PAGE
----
What is your daily routine?
I am one of those people who uses lists so I know when I have completed a task. There are several things I make sure to do each day. One is to read 20 pages of something every day, even if its Archie and Jughead Go to Kentucky. I also make sure I write for at least 30 minutes each day. Thirdly, I do four full lessons in a foreign language. I also always be sure to make time to exercise every day. Everything else throughout the day can be highly variable for me.
When you look forward in your career, what trend do you see making the most impact and why?
As physicians are beginning to understand the effects of medical cannabis in the medical world, I believe it is only going to become more widely used. The amount of research that is now emerging shows how this can be used to treat seizure disorders, chronic pain, and other chronic conditions. I feel like we are at a global tipping point with regard to medical cannabis. Our knowledge is only going to increase as we continue to apply it to these medical issues and learn what others it can help with.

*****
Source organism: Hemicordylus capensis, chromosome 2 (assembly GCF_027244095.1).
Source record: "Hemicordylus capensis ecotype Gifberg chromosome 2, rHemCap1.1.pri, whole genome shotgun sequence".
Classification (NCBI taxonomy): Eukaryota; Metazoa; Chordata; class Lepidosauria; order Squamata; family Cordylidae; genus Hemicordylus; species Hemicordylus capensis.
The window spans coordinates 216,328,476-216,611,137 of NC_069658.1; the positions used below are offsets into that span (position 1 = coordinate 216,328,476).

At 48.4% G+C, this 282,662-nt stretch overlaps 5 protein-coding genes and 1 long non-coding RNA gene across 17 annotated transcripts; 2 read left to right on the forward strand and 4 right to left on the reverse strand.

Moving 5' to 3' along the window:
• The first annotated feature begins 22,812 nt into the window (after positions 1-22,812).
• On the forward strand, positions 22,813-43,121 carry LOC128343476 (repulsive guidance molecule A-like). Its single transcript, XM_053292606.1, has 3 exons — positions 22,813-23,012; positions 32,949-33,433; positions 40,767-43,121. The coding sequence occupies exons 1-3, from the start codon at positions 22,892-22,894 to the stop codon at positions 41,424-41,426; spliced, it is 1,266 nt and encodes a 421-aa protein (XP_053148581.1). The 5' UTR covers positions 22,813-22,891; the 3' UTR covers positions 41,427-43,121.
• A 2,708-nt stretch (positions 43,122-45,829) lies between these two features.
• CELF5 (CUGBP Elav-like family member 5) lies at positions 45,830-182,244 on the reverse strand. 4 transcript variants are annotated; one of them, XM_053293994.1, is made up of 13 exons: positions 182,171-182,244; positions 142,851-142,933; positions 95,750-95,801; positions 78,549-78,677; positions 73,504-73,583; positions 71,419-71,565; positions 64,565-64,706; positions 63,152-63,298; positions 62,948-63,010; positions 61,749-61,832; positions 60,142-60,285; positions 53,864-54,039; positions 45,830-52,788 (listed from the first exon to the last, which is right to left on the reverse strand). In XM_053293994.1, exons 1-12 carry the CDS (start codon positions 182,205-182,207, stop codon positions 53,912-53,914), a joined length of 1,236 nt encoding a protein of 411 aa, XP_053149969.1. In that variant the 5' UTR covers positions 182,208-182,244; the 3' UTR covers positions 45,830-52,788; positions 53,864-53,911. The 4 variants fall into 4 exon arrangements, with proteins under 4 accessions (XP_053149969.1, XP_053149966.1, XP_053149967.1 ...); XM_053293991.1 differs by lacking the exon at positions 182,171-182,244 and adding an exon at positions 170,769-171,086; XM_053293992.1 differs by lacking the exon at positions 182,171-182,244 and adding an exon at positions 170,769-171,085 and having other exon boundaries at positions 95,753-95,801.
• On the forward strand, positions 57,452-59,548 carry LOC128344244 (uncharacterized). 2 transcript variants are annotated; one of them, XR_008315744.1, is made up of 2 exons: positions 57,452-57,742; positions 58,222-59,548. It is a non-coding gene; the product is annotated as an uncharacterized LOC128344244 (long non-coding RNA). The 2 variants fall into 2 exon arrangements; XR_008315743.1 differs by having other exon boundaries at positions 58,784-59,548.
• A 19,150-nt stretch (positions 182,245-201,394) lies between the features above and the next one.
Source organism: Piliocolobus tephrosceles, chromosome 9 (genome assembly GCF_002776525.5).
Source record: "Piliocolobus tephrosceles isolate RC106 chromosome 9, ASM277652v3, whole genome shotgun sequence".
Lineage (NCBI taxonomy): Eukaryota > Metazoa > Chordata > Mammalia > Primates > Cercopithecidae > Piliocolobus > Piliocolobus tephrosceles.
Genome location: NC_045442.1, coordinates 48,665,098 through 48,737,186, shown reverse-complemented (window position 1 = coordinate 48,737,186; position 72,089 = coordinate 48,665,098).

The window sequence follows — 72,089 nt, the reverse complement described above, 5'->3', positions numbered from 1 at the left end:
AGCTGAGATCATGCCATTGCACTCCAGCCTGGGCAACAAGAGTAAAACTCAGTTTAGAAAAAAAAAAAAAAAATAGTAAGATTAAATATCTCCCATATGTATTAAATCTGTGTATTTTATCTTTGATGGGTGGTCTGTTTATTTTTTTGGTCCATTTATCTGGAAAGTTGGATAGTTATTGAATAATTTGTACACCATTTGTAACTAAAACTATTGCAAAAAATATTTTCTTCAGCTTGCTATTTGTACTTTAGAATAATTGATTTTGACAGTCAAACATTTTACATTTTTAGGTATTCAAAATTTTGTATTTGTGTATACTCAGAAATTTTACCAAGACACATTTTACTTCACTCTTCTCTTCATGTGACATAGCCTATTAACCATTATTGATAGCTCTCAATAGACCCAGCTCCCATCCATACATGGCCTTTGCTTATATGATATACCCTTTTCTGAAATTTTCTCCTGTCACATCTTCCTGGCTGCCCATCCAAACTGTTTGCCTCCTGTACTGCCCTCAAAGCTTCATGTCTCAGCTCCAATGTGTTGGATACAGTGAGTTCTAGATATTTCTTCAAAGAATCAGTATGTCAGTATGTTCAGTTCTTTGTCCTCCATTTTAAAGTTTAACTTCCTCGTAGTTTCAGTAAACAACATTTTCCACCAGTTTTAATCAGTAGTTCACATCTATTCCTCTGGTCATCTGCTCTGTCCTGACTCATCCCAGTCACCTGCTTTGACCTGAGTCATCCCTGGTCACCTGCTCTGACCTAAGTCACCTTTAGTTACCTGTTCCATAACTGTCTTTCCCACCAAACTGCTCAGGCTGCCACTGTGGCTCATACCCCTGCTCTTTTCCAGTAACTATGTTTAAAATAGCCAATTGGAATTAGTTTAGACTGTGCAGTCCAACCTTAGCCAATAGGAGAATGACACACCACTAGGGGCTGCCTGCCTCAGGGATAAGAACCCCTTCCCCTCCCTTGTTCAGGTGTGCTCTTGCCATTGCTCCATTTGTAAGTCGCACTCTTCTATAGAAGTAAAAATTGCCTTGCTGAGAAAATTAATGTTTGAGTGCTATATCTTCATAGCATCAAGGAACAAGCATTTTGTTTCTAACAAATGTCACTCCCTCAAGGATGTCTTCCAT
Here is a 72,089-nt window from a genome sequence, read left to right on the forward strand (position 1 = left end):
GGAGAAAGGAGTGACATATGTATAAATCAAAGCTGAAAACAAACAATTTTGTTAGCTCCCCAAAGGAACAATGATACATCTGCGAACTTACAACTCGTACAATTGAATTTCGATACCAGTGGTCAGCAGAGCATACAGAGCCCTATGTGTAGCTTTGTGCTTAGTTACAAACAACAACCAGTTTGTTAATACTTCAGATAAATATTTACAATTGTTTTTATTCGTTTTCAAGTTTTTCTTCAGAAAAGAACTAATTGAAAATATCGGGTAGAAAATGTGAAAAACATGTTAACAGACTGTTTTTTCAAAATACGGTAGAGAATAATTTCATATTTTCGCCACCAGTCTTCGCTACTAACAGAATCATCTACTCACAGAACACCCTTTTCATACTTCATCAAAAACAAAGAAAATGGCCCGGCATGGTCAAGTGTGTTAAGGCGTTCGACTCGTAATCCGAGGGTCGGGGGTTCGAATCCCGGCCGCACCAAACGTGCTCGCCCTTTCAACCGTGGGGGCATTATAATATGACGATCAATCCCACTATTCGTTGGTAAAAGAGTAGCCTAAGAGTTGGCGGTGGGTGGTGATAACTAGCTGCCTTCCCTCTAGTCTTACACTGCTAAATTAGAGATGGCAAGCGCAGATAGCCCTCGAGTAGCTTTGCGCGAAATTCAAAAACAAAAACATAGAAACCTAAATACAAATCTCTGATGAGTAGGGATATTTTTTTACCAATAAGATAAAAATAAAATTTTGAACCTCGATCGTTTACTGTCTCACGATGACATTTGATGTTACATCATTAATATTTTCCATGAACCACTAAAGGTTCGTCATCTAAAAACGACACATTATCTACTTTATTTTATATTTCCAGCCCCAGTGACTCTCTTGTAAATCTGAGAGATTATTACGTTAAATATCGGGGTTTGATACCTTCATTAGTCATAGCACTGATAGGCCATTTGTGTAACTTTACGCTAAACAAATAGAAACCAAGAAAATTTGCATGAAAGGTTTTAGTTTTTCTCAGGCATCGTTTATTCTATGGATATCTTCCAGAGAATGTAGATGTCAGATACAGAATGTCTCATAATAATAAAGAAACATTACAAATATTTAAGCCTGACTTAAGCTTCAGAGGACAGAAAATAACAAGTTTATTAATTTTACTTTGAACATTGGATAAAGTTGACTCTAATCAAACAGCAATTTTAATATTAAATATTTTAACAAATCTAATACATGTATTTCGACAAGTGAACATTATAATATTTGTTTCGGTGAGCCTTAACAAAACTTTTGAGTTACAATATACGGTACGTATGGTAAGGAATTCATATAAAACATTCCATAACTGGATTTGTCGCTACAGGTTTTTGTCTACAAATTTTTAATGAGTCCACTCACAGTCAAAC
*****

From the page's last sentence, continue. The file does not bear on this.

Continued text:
Another trend that I am excited about is the intimate shrinking intersection between biotechnology and information technology. We are advancing so much with things like artificial intelligence and it is being used in the medical field to further our understanding of how the body functions. We have better imaging systems than ever before. We can see things and test for things with better reliability.
What do you love most about your job?
What I love most is researching and giving advice on what I have learned. As each new study is done, we gain more knowledge on how medical cannabis can change how we treat some of our most chronic medical conditions.
What do you consider the greatest accomplishment in your career?
I think my greatest accomplishment was affecting the country of Peru. I helped them completely change their policy regarding medical cannabis. The minister of health for Peru specifically stood up at a congressional meeting and suggested that all my recommendations for the regulations around cannabis be accepted. She did this in the face of a lot of opposition. That was in the summer of 2018 and it was a jaw-dropping moment for me.